The U.S. District Court ruled in 2013 that while the HBCUs were not deliberately underfunded,  such practices effectively nurtured inequality. The plaintiffs proposed spending $577 million to settle the case.

House Speaker Adrienne A. Jones introduced the bill that eventually passed, saying that the stalemate over funding had “lingered for far too long, and is a blemish on our state’s strong system of higher education.”

Del. Jones, a Baltimore County Democrat, last year became the first woman and the first African American to be elected speaker. Both the House and the Senate have Democratic majorities.

The party’s strength is based in the urban and suburban areas of Baltimore and in Prince George’s and Montgomery counties the eastern and northern flanks of the District of Columbia—communities with substantial black populations that include many HBCU alumni.

The vote in Maryland came as both public and private HBCUs nationwide have been struggling with uncertain federal funding, sputtering enrollment, and relatively small endowments. Many of their students are disproportionately burdened by loan debt, and come from families with unsteady financial fortunes. The economic impact of the pandemic worsened those problems.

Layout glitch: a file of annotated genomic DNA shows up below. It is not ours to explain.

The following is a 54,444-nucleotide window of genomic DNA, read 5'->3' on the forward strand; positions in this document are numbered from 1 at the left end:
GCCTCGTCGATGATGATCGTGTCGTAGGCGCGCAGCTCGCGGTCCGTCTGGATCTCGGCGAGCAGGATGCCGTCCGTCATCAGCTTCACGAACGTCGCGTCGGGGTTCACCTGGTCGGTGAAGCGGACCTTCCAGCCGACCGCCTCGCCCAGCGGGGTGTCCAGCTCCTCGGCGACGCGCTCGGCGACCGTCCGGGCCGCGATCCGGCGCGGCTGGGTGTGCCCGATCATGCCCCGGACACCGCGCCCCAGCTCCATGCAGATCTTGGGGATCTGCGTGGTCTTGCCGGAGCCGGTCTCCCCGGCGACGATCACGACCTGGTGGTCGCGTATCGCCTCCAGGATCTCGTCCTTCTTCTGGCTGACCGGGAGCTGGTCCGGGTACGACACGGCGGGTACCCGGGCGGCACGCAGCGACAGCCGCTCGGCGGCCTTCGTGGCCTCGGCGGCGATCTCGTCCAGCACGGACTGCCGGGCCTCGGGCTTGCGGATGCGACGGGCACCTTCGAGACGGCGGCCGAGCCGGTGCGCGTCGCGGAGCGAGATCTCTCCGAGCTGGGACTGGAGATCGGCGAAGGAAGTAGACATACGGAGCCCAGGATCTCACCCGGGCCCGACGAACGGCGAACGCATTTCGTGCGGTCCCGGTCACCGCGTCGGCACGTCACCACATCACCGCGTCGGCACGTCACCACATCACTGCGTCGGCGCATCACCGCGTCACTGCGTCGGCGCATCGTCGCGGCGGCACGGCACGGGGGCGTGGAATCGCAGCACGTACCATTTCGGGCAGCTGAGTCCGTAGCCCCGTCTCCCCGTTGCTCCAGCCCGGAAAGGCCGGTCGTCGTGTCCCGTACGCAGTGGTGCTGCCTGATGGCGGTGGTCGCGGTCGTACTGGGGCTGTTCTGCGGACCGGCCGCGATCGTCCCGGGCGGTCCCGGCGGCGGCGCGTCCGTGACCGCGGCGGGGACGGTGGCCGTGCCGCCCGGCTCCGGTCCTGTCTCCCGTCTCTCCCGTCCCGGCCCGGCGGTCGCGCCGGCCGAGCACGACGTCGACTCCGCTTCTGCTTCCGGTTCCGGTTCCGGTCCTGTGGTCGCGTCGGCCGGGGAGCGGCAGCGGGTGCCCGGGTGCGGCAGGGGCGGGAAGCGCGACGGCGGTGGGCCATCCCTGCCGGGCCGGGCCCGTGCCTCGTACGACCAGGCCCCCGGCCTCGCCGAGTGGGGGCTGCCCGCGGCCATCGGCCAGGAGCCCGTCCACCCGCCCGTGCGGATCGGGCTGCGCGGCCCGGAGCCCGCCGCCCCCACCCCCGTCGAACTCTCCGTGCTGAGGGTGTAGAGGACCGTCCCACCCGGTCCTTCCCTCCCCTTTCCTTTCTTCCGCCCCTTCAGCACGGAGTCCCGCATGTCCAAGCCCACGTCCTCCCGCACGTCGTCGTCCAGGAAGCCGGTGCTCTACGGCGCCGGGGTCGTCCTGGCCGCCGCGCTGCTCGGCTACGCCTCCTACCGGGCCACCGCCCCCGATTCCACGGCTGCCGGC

Publicly-supported HBCUs like Maryland’s have fared better than their private counterparts in some fiscal affairs, while still encountering what some characterize as new forms of old problems.

“In Maryland, programs were being copied from HBCUs to nearby predominantly white institutions, therefore diluting the ability of HBCUs to draw students,” John M. Lee Jr., former vice president of the Association of Public and Land-Grant Universities, said in a telephone interview.